But what if our hypothetical investor had a 31 year streak of their own. What if they started with 2% and then increased how much they invested every year by 0.25%? So that the amount of income they invested went from 2.0% to 2.25% to 2.50%… In 31 years, they would be up to 9.5% of annual income invested.
If the investor started with a 2% contribution rate and increased it every year by 0.25% of income, the JNJ stock would now be worth $2,383,638. The dividends it would produce are $72K/yr. and growing at 7%. It does not matter what the Apple stock would have been worth, because they would have sold it when they lost 50%.
It is hard to get people to truly understand how this compounding works. How conservative investing, combined with paying yourself first and giving yourself raises can build sustainable wealth. Wealth does not do any good if it cannot provide consistent and growing income when you need it. Growing wealth takes discipline more than anything else.
One of the analogies that I use to help people understand the discipline needed to build sustainable wealth is a lot like the discipline needed to run a marathon. You cannot just show up on race day and expect to run 26.2 miles. It will not work and you will injure yourself. You have to begin your training months in advance. People have asked me if it is hard to run a marathon and the answer is no. Race day is pretty easy. It is the training that is hard. Waking up at 5:00AM to run 12 miles in the rain by yourself is much harder than running the marathon itself. The kind of lies we tell ourselves: It is just one day’s run, it won’t really matter and nobody would ever know. For me, the most difficult run I have ever had was the first training run for my first marathon. I remember looking at the schedule I had for myself and this was the first run of 16 weeks of training. A two mile run at a leisurely pace. I thought it would never end. My legs ached, my lungs burned and I was sure my shoes were on the wrong feet. I suffered each step thinking about how many more thousands of steps were yet to come. But I kept the end in mind. Each day, I would look at the calendar and think about finishing the marathon. As the weeks went by, I grew more comfortable and the miles passed by easily. Race day simply became a celebration of all of the training.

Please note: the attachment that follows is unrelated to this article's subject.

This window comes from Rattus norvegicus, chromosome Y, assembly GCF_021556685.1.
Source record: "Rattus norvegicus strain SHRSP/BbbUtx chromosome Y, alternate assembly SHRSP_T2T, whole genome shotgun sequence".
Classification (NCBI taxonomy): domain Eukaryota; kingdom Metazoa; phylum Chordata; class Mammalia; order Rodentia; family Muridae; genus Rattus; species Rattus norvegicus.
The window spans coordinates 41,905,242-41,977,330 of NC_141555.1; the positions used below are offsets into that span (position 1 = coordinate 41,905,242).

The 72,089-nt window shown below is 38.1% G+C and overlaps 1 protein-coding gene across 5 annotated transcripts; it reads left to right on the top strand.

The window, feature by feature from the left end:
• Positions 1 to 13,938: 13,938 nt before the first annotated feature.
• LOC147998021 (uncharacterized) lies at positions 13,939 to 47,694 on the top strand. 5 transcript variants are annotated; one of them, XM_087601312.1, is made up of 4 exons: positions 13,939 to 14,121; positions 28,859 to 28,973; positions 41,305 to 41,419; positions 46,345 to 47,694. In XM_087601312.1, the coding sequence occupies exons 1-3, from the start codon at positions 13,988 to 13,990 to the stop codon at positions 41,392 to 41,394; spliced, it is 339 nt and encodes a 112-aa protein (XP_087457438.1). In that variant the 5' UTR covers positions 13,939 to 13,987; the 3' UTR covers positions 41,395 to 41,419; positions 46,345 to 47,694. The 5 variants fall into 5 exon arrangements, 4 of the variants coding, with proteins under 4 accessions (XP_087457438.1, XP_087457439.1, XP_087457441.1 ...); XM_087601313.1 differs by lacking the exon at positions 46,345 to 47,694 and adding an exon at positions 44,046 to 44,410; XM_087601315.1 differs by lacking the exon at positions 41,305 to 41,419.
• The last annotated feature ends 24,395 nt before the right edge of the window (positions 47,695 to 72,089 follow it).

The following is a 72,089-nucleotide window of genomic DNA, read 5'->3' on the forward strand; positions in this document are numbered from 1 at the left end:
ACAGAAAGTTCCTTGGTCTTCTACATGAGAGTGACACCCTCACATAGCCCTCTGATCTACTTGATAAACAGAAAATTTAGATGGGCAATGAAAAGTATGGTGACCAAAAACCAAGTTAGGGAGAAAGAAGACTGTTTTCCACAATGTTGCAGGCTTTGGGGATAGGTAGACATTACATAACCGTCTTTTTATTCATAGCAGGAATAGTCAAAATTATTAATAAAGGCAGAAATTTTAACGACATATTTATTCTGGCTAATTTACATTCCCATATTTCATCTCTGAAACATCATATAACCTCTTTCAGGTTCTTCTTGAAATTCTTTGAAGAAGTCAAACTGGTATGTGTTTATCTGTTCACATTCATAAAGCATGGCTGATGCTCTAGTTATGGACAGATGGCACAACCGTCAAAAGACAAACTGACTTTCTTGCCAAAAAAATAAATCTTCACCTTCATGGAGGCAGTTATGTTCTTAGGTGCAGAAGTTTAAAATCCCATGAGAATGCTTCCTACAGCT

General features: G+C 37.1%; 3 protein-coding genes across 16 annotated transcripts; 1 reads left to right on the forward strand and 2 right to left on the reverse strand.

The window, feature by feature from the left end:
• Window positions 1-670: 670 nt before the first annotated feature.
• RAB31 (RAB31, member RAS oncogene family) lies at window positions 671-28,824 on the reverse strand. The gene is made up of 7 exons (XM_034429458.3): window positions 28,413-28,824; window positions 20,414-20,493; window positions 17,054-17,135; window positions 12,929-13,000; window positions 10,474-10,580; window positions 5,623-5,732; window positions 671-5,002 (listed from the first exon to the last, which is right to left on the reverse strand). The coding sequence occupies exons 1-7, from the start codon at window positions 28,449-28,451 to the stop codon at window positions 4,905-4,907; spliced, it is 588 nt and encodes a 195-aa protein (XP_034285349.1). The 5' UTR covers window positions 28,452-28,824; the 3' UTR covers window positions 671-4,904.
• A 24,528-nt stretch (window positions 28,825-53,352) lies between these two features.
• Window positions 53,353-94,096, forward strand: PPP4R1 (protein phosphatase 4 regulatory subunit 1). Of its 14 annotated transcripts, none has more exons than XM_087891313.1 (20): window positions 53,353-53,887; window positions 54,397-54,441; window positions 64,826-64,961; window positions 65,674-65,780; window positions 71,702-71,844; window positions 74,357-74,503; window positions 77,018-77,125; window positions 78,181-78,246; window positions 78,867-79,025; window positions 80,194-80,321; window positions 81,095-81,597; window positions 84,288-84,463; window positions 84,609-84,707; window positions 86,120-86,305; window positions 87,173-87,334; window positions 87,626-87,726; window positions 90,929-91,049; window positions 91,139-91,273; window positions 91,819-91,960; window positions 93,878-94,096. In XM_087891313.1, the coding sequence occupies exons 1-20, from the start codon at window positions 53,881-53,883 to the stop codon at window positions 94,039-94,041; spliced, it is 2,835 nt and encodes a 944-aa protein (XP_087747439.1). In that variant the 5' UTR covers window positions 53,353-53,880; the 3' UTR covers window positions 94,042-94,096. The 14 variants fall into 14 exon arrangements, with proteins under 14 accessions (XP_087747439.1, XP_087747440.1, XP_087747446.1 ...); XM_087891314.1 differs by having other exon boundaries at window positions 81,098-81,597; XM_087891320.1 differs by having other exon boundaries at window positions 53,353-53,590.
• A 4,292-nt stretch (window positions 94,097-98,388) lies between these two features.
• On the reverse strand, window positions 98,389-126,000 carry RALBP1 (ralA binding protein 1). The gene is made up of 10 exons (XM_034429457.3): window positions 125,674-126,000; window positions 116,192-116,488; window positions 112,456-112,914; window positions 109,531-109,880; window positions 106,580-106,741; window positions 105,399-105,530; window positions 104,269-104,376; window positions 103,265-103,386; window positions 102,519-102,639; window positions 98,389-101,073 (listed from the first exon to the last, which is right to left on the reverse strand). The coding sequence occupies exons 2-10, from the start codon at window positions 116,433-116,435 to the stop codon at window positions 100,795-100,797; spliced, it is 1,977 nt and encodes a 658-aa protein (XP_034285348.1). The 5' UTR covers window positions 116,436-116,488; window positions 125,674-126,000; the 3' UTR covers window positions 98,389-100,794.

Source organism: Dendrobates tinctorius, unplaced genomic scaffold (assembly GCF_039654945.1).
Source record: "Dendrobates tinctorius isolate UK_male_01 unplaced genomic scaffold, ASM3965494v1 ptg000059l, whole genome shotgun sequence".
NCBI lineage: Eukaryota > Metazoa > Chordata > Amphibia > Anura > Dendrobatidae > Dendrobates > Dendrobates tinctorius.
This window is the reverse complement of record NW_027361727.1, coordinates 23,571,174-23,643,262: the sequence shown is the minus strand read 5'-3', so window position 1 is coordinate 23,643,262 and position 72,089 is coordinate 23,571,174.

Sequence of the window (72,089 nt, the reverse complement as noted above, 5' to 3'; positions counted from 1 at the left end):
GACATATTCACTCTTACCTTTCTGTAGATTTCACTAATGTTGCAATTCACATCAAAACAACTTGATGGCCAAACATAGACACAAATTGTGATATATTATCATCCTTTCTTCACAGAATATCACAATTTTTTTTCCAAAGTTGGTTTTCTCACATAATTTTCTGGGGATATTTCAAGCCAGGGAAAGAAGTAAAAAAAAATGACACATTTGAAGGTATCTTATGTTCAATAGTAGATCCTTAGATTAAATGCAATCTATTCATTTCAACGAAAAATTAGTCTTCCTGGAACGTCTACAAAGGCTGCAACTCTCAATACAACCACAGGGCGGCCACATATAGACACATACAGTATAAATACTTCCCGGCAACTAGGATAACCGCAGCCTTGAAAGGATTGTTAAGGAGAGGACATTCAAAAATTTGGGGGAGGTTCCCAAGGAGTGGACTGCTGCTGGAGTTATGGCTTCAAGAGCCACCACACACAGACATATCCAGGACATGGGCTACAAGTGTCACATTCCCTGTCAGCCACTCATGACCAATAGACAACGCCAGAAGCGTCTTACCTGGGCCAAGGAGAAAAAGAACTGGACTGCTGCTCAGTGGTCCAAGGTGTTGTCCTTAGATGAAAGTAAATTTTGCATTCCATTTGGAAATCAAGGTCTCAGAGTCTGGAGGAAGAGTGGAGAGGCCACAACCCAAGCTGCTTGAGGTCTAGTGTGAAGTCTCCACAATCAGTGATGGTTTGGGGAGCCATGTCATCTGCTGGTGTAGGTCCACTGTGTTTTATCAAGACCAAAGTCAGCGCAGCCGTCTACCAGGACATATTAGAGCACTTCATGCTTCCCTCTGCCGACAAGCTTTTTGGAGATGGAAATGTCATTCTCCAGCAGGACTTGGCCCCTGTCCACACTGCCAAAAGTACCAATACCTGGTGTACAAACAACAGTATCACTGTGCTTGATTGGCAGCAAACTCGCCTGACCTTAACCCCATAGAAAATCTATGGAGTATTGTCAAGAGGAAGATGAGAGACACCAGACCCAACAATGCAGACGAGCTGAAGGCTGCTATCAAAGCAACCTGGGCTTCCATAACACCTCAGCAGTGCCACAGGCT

Building wealth and sustainable portfolio income is the same as training for a marathon. It takes discipline. You have to begin with the end in mind. The hardest part is getting started. You cannot just begin with a 7% contribution rate from day one. You just need to get going. Avoid telling yourself lies that keep you from investing just a little bit to begin with and increasing that amount each year. Everyone can do it. Here are some ideas to invest in for building sustainable wealth.
|Johnson & Johnson||JNJ||2.97%|
|Int’l Business Machines||IBM||3.71%|
|EU Dividend Growth||EUDG||2.42%|
|Capital Income Builder||CIBFX||3.47%|
If you are reading this and are thinking that you have already done all of your training and are happily living off of the income produced by the hard work put into building your portfolio, then this article was not meant for you. If this is you, did someone take the time to encourage you to do what our investor here has done? How many people encouraged you to pay yourself first and give yourself raises?
How many people do you know that would have benefited by beginning to invest just a little bit sooner and just a little bit more? How many people do you know that are just starting out and cannot even think about investing for the future as they swim with the debt of school and are simply trying to keep up with everyday life?
Do them a favor and take them to lunch and talk about running a marathon. Tell them how they need to do that 12 mile run even though it is raining. Tell them the kids don’t really need the new _______, the old one is just fine. Tell them how nice it is to be celebrating all of the training you put in. Maybe they can have a 31 year streak.